Director James Cameron is preparing to dive nearly 7 miles into the Mariana Trench in a torpedo-like submersible that is one of a kind.
For centuries, submariners have slipped beneath the waves in vehicles made for horizontal travel. Their craft are basically underwater ships. Even submersibles, small vessels that dive unusually deep, follow the horizontal plan.
In a stroke, James Cameron has upended the field -- literally and figuratively. A man known for imaginative films ("Titanic," "Avatar," "The Abyss"), he has reinvented the way that people explore the deep ocean.
This month, Cameron unveiled his unique submersible and announced plans to ride it solo into the planet's deepest recess, the Challenger Deep in the western Pacific, nearly 7 miles down. Cameron, now near the dive site in the expedition's ship, is awaiting calm seas.
Cameron calls his craft a vertical torpedo. The axis of his 24-foot-long craft is upright rather than horizontal, speeding the plunge. His goal is to fall and rise as quickly as possible so he can maximize his time investigating the dark seabed and its strange life forms. He wants to prowl the bottom for six hours.
"It's very clever," said Alfred McLaren, a retired Navy submariner who helps run a company that makes submersibles. "Nobody has done this kind of thing before." He likened Cameron to "an underwater Steve Jobs -- difficult to get along with but very creative."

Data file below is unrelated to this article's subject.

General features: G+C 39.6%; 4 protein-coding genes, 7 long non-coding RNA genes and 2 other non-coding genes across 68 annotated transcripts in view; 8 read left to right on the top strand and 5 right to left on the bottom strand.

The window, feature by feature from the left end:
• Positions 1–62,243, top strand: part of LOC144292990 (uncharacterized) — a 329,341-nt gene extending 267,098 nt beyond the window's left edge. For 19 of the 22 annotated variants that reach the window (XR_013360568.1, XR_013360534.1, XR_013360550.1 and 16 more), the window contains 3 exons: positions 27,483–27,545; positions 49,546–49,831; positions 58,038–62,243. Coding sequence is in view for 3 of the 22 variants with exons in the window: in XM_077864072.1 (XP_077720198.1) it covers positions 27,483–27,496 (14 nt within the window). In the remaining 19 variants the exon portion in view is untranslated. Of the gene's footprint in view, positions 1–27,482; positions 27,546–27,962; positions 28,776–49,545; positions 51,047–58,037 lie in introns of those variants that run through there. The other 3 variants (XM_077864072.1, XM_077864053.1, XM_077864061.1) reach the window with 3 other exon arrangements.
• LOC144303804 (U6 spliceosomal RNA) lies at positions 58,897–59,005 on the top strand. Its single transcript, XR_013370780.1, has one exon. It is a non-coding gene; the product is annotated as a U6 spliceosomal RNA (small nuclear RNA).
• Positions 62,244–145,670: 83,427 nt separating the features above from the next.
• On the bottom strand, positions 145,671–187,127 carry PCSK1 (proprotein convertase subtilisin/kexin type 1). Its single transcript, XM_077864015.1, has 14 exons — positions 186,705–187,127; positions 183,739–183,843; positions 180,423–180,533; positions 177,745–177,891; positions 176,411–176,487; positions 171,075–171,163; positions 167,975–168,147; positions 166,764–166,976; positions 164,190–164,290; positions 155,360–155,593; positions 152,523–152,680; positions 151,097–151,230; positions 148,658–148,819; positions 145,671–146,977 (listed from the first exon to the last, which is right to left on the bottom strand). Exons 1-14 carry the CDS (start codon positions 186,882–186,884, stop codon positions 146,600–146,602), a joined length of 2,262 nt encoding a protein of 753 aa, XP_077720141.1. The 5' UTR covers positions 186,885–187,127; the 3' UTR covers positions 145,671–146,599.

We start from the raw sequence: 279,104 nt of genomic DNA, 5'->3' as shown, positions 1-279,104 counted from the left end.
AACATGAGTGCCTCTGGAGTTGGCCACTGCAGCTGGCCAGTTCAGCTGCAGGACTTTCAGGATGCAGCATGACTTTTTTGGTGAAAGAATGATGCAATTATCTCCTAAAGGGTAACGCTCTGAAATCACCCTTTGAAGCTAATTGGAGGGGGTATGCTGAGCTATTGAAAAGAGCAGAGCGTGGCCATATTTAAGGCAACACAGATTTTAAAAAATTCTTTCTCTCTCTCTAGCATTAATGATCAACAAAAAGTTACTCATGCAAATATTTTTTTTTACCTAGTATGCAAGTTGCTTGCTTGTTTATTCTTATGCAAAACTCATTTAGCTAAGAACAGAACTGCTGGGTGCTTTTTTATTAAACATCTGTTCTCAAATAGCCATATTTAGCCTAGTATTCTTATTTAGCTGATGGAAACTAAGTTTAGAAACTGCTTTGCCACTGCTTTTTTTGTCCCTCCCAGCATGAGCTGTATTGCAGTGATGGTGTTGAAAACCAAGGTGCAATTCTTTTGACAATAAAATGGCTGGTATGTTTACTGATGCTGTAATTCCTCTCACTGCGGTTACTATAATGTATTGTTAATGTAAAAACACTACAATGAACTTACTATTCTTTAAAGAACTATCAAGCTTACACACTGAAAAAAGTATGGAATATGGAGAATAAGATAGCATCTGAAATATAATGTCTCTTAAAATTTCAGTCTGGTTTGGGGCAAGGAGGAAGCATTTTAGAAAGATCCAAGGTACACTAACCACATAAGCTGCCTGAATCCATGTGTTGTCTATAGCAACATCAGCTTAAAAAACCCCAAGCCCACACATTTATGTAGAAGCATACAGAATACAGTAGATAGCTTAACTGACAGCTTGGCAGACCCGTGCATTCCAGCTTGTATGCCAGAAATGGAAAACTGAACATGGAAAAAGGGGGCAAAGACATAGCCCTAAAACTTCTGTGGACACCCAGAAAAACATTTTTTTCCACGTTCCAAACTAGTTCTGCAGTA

Just as bullets are spun to steady their flight, Cameron's craft rotates on its vertical axis -- another first. In a test dive, he has already broken the modern depth record for piloted vehicles, going down more than 5 miles.
The deep sea -- opaque to light and radio waves -- is much harder to explore than outer space. Most daunting of all, the waters overhead will exert a downward pressure of more than 8 tons per square inch on Cameron's craft.
Cameron plans to plummet 6.8 miles. The Challenger Deep is the most remote area of the Mariana Trench, the deepest of the seabed recesses that crisscross the globe. He is to cram his 6-foot-2-inch frame into a personnel sphere just 43 inches wide, forcing him to keep his knees bent and his body largely immobile. The dive plan calls for him to remain in that position for up to nine hours.